How to get your resume noticed

Recruiters and employers can be swamped with hundreds of applications for a single job and are always seeking ways to weed out applicants as fast as possible. With this in mind, it is important to know how to get your resume noticed and secure an initial interview.

 

Tailor your resume to the job

Researching keywords within the job posting and company website that are applicable to your experience is the quickest and easiest way to get your resume noticed. By personalising your resume, you are demonstrating to the hiring manager that you understand the responsibilities of the position and have critically thought about how your skills align to the business.

If the employer is looking for “an experienced speech pathologist that is comfortable working online, enjoys working with children and uses evidence based assessments to manage clients” it would be recommended to detail your digital proficiency, willingness to work with a variety of demographics and a brief example of how you use assessment tools on a daily basis.

Important: Note whether the job description requires you to address the Key Selection Criteria in a separate document to your cover letter and resume.

 

Keep it concise

Highlight the skills that are relevant to the job and avoid rambling about everything you have achieved in your career. You can do this by adding a ‘Key Achievements’ section to your resume and dot points 3-4 professional achievements that are transferable to this application. Remember, include tangible examples to support your achievements and do not list your responsibilities.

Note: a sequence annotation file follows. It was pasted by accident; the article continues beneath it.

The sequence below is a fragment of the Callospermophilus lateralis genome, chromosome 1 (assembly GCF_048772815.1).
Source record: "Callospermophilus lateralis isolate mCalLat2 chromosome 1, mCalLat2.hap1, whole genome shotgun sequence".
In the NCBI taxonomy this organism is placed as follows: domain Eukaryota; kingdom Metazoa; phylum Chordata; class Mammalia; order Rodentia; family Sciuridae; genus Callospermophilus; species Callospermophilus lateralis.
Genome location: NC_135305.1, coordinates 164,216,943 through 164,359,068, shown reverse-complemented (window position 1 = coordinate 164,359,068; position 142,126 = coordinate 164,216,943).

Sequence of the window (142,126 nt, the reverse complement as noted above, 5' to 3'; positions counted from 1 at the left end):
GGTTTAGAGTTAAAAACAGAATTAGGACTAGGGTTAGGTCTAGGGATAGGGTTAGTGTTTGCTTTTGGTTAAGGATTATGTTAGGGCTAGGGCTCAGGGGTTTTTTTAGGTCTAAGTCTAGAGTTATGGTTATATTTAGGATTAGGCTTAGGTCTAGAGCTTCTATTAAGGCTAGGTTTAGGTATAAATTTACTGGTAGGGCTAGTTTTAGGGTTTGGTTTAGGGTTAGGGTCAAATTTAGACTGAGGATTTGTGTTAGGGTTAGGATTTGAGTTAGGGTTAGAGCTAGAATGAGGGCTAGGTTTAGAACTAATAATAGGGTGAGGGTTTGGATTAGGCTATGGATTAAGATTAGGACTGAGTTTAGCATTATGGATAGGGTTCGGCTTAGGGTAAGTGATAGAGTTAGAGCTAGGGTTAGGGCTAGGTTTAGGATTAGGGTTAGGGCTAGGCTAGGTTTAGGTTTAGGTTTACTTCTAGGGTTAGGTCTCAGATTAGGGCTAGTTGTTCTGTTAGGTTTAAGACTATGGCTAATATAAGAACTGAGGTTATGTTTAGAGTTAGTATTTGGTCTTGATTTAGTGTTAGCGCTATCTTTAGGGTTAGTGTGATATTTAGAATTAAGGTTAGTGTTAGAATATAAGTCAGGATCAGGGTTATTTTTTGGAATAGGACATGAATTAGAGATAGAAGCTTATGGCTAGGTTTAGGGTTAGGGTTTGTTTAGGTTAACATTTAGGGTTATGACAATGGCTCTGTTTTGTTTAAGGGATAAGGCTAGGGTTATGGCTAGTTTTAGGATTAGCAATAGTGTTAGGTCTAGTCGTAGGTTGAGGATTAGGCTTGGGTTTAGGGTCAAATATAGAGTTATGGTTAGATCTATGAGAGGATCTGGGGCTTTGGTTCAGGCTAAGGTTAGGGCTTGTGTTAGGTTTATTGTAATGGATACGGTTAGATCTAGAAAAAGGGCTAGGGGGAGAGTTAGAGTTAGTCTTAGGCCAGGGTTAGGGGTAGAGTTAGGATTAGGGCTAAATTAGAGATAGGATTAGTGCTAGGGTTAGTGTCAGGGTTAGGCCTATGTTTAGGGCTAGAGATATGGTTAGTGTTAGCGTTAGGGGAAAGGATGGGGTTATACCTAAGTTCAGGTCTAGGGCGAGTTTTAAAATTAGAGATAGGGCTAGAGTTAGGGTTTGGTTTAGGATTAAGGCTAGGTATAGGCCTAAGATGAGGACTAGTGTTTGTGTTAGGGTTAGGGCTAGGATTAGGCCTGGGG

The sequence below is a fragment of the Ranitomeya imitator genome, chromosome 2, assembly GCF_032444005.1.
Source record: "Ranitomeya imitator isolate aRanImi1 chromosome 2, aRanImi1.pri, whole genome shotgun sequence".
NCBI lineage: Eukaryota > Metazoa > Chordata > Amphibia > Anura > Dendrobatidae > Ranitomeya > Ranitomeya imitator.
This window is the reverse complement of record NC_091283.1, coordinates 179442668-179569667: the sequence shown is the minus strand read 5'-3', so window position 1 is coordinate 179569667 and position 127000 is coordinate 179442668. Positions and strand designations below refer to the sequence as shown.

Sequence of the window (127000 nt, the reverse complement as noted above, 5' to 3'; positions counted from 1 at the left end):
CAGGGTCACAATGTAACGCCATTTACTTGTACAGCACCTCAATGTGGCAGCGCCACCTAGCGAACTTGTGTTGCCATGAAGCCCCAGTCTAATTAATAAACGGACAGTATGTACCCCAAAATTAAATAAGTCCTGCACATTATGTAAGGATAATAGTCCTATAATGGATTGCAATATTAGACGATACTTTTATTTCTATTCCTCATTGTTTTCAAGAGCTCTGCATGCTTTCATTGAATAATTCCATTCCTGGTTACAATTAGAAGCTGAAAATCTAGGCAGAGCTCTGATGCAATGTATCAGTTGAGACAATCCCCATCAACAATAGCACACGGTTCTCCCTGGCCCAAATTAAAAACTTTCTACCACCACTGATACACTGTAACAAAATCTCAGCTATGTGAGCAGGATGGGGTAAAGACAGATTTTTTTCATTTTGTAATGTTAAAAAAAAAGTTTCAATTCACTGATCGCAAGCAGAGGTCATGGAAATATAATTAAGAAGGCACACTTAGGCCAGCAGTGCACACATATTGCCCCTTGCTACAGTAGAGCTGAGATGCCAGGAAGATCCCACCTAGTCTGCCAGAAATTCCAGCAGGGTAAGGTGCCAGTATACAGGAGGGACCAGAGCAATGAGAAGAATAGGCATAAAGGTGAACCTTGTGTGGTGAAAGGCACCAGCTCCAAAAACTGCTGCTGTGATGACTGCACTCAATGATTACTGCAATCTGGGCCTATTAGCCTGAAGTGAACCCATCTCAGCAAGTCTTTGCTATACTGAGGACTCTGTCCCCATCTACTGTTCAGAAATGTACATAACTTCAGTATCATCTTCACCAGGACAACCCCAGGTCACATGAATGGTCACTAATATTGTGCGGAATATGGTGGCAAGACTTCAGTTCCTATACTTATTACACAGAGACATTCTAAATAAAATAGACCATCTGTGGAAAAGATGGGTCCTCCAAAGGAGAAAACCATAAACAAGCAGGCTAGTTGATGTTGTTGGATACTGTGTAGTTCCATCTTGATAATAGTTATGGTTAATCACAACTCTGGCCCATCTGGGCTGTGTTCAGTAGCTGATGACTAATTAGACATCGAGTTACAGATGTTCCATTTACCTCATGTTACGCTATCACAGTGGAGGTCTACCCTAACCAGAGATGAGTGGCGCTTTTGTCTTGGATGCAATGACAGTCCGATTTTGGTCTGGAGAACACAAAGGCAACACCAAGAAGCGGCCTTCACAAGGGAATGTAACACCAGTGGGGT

For example:

“Increased annual sales revenue by 20% after negotiating a new customer retention strategy at [company name].”

 

It is also recommended to structure your resume to improve readability. If you choose to make your application more visually appealing, be sure to use the same font and a limited colour scheme. Example structure:

  • Personal Summary (2 – 3 sentences about yourself and your career goals)
  • Professional Experience (including company name, job position, employment timeframe, key responsibilities and achievements)
  • Key Skills
  • Education History
  • Volunteer Experience
  • References

 

Include metrics

The hiring manager will likely know the basic duties of your previous roles based on your job title and cover letter. What future employers really want to know is how you specifically made a difference in your role and how your past achievements can translate to future results for the business.

Example statement: “Secured advertising valued at $52,000 for a national not-for-profit campaign by resourcing media talent. This resulted in a 10% increase in brand recognition over a 4-month period.”

 

Have your resume reviewed

Share your resume with a trusted friend or previous colleague to review. Often we can get bogged down in the detail of our applications and can overlook the importance of a particular task, grammatical errors or forget to include key examples.Remember that the employer may not know anything about you, so it is important to be clear and concise about your employment history and key achievements.

 

Include a cover letter

The majority of job applications will request that you include a cover letter with your resume. This is a great opportunity to elaborate on your professional achievements, career goals and key skills that you can bring to your new role. It is rare that hiring managers will review your resume if you included written a cover letter, so be sure to include this personalised document will all your applications.

 

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